We started the weeklong lower-dose treatment. And as luck would have it, or science, or perhaps it was divine intervention, the therapy worked, his blood counts normalized, and the leukemia evaporated.

I saw him monthly in my outpatient clinic as we continued his therapy, one week out of every month. He delighted in recounting a bus trip he took with his church, or his latest art trouvé from a flea market — necklaces with glass or metal pendants; copper bracelets; the occasional bolo tie.

“I bought three of these for five dollars,” my patient confided to me, proud of the shrewdness of his wheeling and dealing.

And each time I walked into the exam room to see him, he started our conversation by politely asking, “How’s your family doing? They doing OK?”

Over two years passed before the leukemia returned. We tried the only other therapy that might work without leveling his blood counts, this one targeting a genetic abnormality in his leukemia cells. But the leukemia raged back, shrugging off the fancy new drug as his platelets, which we couldn’t replace, continued to drop precipitously:

Half normal.

One-quarter normal.

One-10th normal.

One-20th normal.

He was going to die. I met with my patient and his mother and, to prepare, asked them about what kind of aggressive measures they might want at the end of life. With the backdrop of Covid-19 forcing us all to wear masks, it was hard to interpret their reactions to my questions. It also added to our general sense of helplessness to stop a merciless disease.

Would he want to be placed on a breathing machine?

“What do you think?” his mother asked him. He looked hesitantly at me and at her.

“That would be OK,” he answered.

What about chest compressions for a cardiac arrest?

Again his mother deferred to him. He shrugged his shoulders, unsure.

I turned to my patient’s mother, trying to engage her to help with these decisions. “I worry that he may not realize what stage the cancer has reached, and want to avoid his being treated aggressively as he gets sicker,” I began. “Maybe we could even keep him out of the hospital entirely and allow him to stay home, when there’s little chance …” My voice trailed off.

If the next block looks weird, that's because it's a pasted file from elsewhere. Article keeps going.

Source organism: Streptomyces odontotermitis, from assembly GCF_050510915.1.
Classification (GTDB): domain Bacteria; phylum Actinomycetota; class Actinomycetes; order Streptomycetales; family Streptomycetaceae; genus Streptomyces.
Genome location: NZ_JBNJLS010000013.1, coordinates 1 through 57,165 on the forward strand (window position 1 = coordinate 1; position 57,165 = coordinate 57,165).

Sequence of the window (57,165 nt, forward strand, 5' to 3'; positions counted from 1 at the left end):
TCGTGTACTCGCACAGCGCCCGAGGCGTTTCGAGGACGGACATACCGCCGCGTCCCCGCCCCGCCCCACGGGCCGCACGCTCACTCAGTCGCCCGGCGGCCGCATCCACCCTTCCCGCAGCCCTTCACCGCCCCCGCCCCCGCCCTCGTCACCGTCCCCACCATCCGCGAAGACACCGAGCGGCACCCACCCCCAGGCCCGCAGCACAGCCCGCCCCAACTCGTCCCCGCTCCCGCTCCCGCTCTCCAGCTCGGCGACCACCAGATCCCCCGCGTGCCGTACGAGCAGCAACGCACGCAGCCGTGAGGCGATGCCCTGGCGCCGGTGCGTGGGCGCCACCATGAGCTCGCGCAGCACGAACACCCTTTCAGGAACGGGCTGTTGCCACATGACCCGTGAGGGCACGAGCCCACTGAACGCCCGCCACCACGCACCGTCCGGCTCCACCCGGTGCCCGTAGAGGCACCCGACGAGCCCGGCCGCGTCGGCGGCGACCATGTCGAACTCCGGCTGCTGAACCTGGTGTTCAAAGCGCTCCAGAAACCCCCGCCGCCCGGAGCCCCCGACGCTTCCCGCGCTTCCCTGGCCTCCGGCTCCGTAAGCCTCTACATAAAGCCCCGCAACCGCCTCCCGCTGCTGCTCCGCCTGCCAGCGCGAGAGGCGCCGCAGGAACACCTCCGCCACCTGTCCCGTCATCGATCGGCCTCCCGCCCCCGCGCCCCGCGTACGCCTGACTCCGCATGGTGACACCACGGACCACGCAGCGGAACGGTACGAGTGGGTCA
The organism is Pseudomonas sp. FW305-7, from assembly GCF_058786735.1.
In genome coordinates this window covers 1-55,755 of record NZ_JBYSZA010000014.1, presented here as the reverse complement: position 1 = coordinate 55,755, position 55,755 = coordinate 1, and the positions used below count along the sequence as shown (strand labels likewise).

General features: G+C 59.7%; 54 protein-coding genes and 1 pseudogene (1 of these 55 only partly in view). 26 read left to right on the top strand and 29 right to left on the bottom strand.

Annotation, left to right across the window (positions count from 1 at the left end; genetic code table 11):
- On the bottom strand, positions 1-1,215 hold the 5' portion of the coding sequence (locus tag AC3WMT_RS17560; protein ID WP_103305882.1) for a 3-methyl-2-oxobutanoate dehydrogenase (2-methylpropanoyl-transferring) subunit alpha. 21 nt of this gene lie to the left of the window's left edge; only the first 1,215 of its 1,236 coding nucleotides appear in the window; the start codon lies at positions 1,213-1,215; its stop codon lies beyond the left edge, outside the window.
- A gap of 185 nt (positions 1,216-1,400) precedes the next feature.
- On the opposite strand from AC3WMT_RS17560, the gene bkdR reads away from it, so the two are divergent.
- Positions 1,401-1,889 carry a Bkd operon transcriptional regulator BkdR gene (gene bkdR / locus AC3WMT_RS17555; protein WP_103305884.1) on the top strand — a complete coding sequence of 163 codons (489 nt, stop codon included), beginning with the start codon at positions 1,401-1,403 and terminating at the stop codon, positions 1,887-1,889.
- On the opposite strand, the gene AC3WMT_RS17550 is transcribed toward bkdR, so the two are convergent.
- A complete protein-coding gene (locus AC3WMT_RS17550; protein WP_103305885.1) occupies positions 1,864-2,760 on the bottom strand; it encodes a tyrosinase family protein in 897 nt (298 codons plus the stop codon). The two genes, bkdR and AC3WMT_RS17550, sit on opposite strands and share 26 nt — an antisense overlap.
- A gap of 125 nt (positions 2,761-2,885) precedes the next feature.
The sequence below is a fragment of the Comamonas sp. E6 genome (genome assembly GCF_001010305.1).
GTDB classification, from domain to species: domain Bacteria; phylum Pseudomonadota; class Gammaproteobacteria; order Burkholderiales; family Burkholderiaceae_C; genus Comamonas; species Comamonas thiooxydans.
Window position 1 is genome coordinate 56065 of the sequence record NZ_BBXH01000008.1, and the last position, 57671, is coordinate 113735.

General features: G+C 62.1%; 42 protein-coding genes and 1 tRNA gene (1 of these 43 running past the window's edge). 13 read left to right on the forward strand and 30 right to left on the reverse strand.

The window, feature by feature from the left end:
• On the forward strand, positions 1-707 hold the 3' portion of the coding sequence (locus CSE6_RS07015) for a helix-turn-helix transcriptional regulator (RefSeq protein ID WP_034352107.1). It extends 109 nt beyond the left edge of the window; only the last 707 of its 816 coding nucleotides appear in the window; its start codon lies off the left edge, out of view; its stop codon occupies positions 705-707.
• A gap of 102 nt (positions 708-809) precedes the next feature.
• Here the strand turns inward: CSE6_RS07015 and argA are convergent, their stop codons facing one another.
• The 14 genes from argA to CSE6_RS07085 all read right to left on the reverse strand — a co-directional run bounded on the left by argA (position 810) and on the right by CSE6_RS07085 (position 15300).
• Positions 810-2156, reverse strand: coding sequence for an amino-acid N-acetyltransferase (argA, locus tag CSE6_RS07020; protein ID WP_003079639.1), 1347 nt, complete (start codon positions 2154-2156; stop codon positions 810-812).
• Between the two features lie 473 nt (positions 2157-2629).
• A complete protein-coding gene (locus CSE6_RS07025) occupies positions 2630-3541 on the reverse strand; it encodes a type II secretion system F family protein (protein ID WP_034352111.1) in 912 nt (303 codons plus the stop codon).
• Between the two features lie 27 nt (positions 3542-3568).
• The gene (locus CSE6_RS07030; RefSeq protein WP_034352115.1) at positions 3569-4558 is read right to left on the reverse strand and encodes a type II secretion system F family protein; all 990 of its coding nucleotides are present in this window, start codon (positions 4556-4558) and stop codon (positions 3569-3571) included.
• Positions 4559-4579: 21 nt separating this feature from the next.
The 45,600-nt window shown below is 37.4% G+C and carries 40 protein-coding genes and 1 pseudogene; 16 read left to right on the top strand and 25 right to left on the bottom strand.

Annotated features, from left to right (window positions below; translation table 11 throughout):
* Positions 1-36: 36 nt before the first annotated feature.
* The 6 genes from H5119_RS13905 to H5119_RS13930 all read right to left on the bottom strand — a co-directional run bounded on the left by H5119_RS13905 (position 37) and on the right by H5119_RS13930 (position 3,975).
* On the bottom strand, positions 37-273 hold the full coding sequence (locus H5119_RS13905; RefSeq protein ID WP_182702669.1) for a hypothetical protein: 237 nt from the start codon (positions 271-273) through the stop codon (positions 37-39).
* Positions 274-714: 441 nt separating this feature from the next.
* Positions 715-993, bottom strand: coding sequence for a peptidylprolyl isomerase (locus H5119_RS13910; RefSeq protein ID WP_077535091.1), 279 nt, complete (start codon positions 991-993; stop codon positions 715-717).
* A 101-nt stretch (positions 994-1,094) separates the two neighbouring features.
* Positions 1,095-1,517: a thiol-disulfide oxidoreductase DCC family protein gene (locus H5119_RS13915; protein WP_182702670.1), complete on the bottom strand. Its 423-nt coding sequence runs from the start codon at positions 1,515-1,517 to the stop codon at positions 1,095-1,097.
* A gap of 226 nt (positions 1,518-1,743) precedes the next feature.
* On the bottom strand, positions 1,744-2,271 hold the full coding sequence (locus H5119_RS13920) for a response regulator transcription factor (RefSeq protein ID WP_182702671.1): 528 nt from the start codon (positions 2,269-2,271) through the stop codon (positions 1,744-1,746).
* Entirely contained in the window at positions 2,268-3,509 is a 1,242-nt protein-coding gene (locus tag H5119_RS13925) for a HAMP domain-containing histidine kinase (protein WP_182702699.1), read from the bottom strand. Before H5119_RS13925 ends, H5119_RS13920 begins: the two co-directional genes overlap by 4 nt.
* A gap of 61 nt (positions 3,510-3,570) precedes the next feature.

Her eyes above her mask locked with mine and turned serious. “We’re aware. But we’re not going to deprive him of hope at the end …” This time her voice trailed off, and she swallowed hard.

I nodded and turned back to my patient. “How do you think things are going with your leukemia?”

His mask crinkled as he smiled underneath it. “I think they’re going good!”

A few days later, my patient developed a headache, along with nausea and dizziness. His mother called 911 and he was rushed to the hospital, where he was found to have an intracranial hemorrhage, a result of the low platelets. He slipped into a coma and was placed on a ventilator, and died soon afterward, alone because of the limitations on visitors to the hospital during the pandemic.

At the end, he didn’t suffer much. And as a parent, I can’t say for certain that I would have the strength to care for a dying child at home.

Complete Article HERE!

French archaeologists find ancient grave of child, pet dog

French archeologists dig at an ancient child burial site recent at the Clermont-Ferrand Airport. France’s National Institute of Preventive Archaeological Research said Thursday the site dates back 2,000 years.

French archaeologists said Thursday they discovered the grave of a small child with what appears to be a pet dog dating to the Roman rule of the region about 2,000 years ago.

The researchers said they found the burial site during a dig at the Clermont-Ferrand Airport in central France. They believe the child was about a year old and buried with animal offerings along with the remains of the pet dog inside a coffin.

The coffin was found in a 6-by-3-foot grave. It was surrounded by 20 objects, including terra cotta vases, glass pots, half a pig, three hams and other pork cuts along with two headless chickens.

“The graves of young Gallo-Roman children are often located outside the community funeral home and sometimes even buried near the family home,” a statement from France’s National Institute of Preventive Archaeological Research said. “These toddlers rarely benefit from the same funeral practices as their elders, who at that time were generally cremated.